As humans we search for meaning. Alongside survival and reproduction, the human animal has a need to find meaning in life. Religion helps facilitate the search. In that search, sooner or later, we come to a point where our faculties cannot comprehend the vastness of life with all its intricacies.

In the Book of Sirach or Ecclesiasticus, the author begins with a preface to his search (1:1-8):

All wisdom is from the Lord, and with him it remains for ever.
The sand of the sea, the drops of rain, and the days of eternity—who can count them?
The height of heaven, the breadth of the earth, the abyss, and wisdom—who can search them out?
Wisdom was created before all other things, and prudent understanding from eternity.
The root of wisdom—to whom has it been revealed? Her subtleties—who knows them?
There is but one who is wise, greatly to be feared, seated upon his throne—the Lord.

After 43 chapters of intense descriptions of the wonders of the Lord and the heavens and earth, he comes to very simple conclusion:

We could say more but could never say enough;let the final word be: ‘He is the all.’
Where can we find the strength to praise him? For he is greater than all his works. (43:27-28)

Symbols help us understand that which cannot be expressed with words. Symbols can be presented to us in a variety of ways. Their meaning is ascribed by the person who confronts them.

Red, white and blue string are merely dyed fibers. Sewn together in stripes and stars, they take on a new meaning. They are the symbol of a country and all that it represents. Before the strings are sewn, they may be cut, torn, destroyed or thrown in the trash. But once they come together to make a flag, those dyed fibers represent something huge and great. To destroy or desecrate the flag is an expression of disrespect. The meaning of a symbol also changes with the times and the circumstance of the people. On the days following 9/11 in 2001, the flag flying over the rubble of the Twin Towers came to represent the unity and resolve of a nation against evil. The backdrop of the towers and the collective experience of the citizens brought further meaning to the flag.

The main symbol of Christianity is the cross. Two planks, placed perpendicular to one another, joined together, with a short headspace, longer leg area, and the horizontal plank dissected in its center constituting a left and right arm. Two planks of wood can be cut, whittled, and used as kindling in a fire, but create them in the shape of a cross, they now have a deeper meaning.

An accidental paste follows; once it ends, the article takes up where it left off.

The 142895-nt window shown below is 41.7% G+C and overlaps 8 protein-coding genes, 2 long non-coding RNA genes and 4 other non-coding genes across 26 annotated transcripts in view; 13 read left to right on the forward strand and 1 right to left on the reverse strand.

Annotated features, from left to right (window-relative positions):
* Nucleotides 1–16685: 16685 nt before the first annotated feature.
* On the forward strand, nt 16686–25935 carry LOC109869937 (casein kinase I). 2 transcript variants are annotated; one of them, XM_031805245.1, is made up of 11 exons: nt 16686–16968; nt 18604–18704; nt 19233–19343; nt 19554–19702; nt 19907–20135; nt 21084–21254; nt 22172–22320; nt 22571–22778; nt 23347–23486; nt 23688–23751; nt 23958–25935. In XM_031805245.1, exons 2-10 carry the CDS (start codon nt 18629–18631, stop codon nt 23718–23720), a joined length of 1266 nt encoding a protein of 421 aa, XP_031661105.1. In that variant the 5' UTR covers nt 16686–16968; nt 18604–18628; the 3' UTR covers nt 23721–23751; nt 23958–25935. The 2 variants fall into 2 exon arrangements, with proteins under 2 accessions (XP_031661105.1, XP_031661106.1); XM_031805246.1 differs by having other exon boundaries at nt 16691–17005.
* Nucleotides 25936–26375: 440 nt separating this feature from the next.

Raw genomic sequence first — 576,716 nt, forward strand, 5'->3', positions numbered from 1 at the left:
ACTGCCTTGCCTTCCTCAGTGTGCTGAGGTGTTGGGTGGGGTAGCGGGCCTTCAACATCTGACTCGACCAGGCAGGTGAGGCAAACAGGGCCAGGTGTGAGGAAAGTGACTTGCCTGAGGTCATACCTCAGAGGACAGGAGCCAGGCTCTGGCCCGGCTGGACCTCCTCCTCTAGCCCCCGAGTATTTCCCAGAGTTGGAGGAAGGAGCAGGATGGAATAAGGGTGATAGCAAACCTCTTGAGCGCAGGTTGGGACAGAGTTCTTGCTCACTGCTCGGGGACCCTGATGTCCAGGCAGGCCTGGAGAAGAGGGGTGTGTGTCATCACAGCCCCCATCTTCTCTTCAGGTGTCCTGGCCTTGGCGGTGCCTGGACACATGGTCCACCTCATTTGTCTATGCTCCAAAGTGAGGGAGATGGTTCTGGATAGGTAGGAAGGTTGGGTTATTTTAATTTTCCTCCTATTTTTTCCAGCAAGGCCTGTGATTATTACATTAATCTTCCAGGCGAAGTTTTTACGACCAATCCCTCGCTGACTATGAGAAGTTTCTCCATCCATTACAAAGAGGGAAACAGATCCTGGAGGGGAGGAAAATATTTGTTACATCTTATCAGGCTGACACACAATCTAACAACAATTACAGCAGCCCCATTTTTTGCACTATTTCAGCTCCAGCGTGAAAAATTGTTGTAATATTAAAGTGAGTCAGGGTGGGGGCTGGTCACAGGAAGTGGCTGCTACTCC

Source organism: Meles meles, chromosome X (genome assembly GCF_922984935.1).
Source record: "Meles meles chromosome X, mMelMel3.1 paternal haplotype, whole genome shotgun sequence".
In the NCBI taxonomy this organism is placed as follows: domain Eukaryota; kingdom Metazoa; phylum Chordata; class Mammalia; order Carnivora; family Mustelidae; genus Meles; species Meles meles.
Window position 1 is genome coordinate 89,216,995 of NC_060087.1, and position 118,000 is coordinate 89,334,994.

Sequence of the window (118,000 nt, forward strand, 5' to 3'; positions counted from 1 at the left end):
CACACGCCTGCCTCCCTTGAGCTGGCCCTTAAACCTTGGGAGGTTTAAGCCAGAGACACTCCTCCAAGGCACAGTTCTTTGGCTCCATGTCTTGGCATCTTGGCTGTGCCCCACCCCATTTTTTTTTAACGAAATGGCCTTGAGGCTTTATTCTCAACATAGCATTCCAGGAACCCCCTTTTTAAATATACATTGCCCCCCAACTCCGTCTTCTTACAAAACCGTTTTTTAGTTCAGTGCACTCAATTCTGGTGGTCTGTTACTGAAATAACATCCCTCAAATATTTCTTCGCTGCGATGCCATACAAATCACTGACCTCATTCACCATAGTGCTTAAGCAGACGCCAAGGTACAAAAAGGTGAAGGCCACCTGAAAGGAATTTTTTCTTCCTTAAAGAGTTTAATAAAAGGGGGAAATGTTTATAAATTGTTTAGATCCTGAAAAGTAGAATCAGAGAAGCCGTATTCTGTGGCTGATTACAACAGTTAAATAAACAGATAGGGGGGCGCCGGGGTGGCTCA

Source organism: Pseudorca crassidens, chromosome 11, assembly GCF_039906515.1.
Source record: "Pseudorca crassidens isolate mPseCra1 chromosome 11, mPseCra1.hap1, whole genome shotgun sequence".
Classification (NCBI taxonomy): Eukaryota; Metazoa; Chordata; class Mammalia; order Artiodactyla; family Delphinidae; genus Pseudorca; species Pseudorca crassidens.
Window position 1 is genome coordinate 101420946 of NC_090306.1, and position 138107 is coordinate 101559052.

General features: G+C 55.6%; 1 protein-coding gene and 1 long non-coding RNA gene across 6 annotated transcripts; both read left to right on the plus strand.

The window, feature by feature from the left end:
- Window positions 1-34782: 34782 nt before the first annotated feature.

This Sunday, the Armenian Church celebrates the fifth and last feast day of the year: The Exaltation of the Holy Cross. After the crucifixion and resurrection of our Lord Jesus Christ, the cross became an object of veneration.

The story of Exaltation can be found in all major Christian traditions. The Armenian Church celebrates four different feasts associated with the Holy Cross of Jesus, the main one being this Sunday’s Exaltation (or elevation) of the Holy Cross. The others are the Discovery (or finding) of the Cross, the Apparition of the Cross and the Holy Cross of Varak. This last one, the Cross of Varak, is unique to the Armenian Church and is celebrated two weeks following the Exaltation.

The Cross is a symbol. It means more than the two planks of wood which compose it. It is a symbol of victory over defeat, life over death and the power of love to overcome hate. It is the symbol of Christianity because in Jesus Christ we see and understand the same, that is, victory over defeat, life over death and the power of love to overcome hate.

Let us pray, O Christ, protector of the people, protect and shelter me under the shadow of your holy and precious Cross in peace. Delivery me from enemies invisible and visible so I may always glorify you with the Father and Holy Spirit. Amen.

Cover photo: How Thomas E. Franklin took the iconic 9/11 photo of firefighters (northjersey.com)